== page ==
Trondenesveien 122,N-9404 HarstadTelefon: (+47) 77 01 83 80E-post: firstname.lastname@example.org
STMU / Ditt besøk / English
Sør-Troms Museum extends a warm welcome to our guests visiting Trondenes Historical Centre, Trastad Samlinger, S/S «Anna Rogde» and our Regional Museum, all offering a rich and varied historical and cultural experience. Sør-Troms Museum offers 20 attractions within the municipalities of Salangen, Lavangen, Tjeldsund, Ibestad, Kvæfjord and Harstad. Our exhibitions cover the Viking and Middle Ages, the industrial revolution, the everyday history of farming and fishing, World War II & post-war history and Outsider Art. A visit to two or more of our attractions provides the perfect context for a pleasant day trip throughout the region.
Have a historical day!
“Anna Rogde” from 1868 the world’s oldest schooner. She is Norway’s fifth tallest sailship and the only one to hail from Northern Norway. Anna Rogde is a unique maritime cultural treasure and protected by the National Directorate for Cultural Heritage. On board you can experience history, sailing, visit hidden beaches or simply enjoy food and drinks in maritime settings.
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The farm museum with its six buildings and over 4000 objects, is one of the best preserved of its kind in Northern Norway. The main building dates from 1770, with an extension wing dating from 1824. It was land-marked already in 1942. The museum opened in the 1960s displaying furniture, musical instruments, farm tools and other objects of use from the last century.
Booking / more info: firstname.lastname@example.org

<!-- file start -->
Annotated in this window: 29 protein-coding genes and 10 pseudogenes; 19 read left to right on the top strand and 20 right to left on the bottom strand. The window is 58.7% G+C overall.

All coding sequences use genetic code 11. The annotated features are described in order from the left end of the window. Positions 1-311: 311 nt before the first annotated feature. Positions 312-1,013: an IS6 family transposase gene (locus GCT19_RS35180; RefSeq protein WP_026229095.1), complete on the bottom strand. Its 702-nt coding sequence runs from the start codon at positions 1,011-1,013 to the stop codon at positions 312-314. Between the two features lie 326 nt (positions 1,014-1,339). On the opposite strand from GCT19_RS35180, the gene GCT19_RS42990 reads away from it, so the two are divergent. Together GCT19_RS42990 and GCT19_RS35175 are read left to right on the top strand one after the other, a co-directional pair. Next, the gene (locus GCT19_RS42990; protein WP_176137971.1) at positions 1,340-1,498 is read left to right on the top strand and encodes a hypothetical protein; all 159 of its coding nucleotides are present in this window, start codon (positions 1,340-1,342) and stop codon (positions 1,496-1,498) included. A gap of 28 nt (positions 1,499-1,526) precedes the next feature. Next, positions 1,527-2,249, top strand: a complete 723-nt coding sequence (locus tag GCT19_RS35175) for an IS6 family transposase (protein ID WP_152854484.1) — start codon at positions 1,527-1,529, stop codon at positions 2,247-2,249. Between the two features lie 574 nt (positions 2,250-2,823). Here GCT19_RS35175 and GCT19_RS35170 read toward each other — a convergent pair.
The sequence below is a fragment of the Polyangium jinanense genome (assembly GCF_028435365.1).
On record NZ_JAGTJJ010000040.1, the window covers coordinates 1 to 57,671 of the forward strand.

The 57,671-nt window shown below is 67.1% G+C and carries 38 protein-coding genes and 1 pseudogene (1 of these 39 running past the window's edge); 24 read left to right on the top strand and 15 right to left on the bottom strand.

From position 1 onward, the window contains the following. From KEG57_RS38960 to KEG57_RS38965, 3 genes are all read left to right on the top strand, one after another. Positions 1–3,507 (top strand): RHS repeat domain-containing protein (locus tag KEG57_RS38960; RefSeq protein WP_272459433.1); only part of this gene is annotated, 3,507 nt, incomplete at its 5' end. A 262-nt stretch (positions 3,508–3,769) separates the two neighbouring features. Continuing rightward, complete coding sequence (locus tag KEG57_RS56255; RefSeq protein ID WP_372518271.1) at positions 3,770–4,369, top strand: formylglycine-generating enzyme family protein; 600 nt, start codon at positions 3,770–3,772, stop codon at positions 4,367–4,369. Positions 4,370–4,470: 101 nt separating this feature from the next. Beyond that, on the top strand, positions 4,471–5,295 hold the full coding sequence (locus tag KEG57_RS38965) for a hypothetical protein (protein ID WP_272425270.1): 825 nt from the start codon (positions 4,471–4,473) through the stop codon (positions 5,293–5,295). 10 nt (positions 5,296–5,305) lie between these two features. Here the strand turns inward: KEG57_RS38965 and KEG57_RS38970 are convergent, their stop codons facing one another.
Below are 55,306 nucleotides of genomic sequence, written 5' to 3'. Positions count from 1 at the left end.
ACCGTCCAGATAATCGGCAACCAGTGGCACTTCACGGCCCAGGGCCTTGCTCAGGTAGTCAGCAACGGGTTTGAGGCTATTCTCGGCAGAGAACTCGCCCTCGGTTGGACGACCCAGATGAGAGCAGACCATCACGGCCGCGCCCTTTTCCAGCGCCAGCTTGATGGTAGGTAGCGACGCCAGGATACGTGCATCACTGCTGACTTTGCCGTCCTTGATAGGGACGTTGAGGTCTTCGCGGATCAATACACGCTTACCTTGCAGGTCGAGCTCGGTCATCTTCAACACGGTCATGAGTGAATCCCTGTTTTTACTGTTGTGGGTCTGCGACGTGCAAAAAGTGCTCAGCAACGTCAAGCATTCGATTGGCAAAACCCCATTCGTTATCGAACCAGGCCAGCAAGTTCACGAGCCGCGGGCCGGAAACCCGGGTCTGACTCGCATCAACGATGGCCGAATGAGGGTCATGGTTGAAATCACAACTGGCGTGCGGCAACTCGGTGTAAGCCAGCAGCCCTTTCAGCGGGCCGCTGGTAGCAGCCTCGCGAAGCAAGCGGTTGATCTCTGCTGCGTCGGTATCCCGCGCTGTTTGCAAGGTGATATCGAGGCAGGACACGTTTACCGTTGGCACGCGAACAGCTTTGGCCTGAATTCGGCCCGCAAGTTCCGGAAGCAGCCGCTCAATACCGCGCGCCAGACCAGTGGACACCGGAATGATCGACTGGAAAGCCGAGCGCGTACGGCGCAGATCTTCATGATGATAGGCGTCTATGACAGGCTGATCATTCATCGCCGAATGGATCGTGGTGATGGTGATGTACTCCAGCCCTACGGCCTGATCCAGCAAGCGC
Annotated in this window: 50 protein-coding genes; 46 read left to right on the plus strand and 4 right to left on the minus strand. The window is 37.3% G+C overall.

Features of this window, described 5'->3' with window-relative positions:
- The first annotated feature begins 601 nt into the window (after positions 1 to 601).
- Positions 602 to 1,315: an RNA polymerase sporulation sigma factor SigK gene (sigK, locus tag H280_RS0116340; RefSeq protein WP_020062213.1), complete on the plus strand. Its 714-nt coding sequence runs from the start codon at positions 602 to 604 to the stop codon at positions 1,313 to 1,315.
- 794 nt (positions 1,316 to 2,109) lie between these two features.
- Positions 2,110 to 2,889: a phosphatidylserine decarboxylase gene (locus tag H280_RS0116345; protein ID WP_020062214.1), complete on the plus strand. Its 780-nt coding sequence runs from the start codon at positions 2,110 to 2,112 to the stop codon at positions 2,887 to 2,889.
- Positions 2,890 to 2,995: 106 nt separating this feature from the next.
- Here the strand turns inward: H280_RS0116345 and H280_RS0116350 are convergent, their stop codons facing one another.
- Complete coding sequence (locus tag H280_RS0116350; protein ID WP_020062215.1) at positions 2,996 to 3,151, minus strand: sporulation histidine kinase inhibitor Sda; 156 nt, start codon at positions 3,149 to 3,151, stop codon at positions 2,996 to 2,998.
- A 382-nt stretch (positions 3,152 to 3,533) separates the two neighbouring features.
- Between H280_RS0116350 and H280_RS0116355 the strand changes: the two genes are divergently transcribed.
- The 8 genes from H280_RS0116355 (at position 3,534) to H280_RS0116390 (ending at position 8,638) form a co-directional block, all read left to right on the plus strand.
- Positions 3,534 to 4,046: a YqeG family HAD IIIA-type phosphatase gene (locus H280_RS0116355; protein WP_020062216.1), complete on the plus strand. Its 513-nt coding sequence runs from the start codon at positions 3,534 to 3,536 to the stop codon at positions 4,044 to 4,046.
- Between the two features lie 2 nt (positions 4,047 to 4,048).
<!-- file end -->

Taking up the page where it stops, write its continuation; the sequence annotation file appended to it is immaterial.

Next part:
The Helleren electricity museum is an important example of industrial history. It was commissioned in 1958. But the machinery, turbine and generator date from 1905-1907 and are unique in Norway. It is a low-pressure station and the dimensions are enormous. Next to the old plant one finds today’s facilities. The contrast between these two illustrate the rapid technological development over the last 100 years.
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The trading post at Hemmestad was licensed by the King in 1798 but had already been a long-established hub for trade. From here transport vessels sailed to Bergen several times a year. The old pier house is intact with boutique, trading post and post office. The museum tells about coastal history and trade as well as the role of women in the old fisher-farmer society.
Kjøtta pier house was built around 1880 by shipowner Isak Rogde when he started his business on the island. The building was constructed with material transported by schooner “Anna Rogde”. Fish was salted on the ground floor, while workers had their bedrooms on the floor above. The top floor served as a storage area.